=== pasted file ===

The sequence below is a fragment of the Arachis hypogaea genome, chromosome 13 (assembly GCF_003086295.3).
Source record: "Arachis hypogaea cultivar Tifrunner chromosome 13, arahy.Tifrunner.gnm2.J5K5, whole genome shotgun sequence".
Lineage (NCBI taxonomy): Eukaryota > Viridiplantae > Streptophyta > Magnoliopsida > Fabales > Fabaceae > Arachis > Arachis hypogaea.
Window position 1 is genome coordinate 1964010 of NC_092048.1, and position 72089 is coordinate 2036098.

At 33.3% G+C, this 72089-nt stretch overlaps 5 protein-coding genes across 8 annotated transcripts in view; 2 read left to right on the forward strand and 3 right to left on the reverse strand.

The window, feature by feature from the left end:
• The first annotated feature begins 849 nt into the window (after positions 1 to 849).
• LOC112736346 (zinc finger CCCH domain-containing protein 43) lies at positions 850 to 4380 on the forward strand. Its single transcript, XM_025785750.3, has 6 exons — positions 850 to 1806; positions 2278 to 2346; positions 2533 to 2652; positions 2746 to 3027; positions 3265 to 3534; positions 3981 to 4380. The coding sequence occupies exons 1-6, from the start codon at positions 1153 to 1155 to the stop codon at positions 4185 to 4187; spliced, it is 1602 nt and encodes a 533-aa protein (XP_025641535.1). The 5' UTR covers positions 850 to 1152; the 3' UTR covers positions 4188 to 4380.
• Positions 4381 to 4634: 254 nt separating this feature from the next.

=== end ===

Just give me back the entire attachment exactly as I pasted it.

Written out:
The sequence below is a fragment of the Arachis hypogaea genome, chromosome 13 (assembly GCF_003086295.3).
Source record: "Arachis hypogaea cultivar Tifrunner chromosome 13, arahy.Tifrunner.gnm2.J5K5, whole genome shotgun sequence".
Lineage (NCBI taxonomy): Eukaryota > Viridiplantae > Streptophyta > Magnoliopsida > Fabales > Fabaceae > Arachis > Arachis hypogaea.
Window position 1 is genome coordinate 1964010 of NC_092048.1, and position 72089 is coordinate 2036098.

At 33.3% G+C, this 72089-nt stretch overlaps 5 protein-coding genes across 8 annotated transcripts in view; 2 read left to right on the forward strand and 3 right to left on the reverse strand.

The window, feature by feature from the left end:
• The first annotated feature begins 849 nt into the window (after positions 1 to 849).
• LOC112736346 (zinc finger CCCH domain-containing protein 43) lies at positions 850 to 4380 on the forward strand. Its single transcript, XM_025785750.3, has 6 exons — positions 850 to 1806; positions 2278 to 2346; positions 2533 to 2652; positions 2746 to 3027; positions 3265 to 3534; positions 3981 to 4380. The coding sequence occupies exons 1-6, from the start codon at positions 1153 to 1155 to the stop codon at positions 4185 to 4187; spliced, it is 1602 nt and encodes a 533-aa protein (XP_025641535.1). The 5' UTR covers positions 850 to 1152; the 3' UTR covers positions 4188 to 4380.
• Positions 4381 to 4634: 254 nt separating this feature from the next.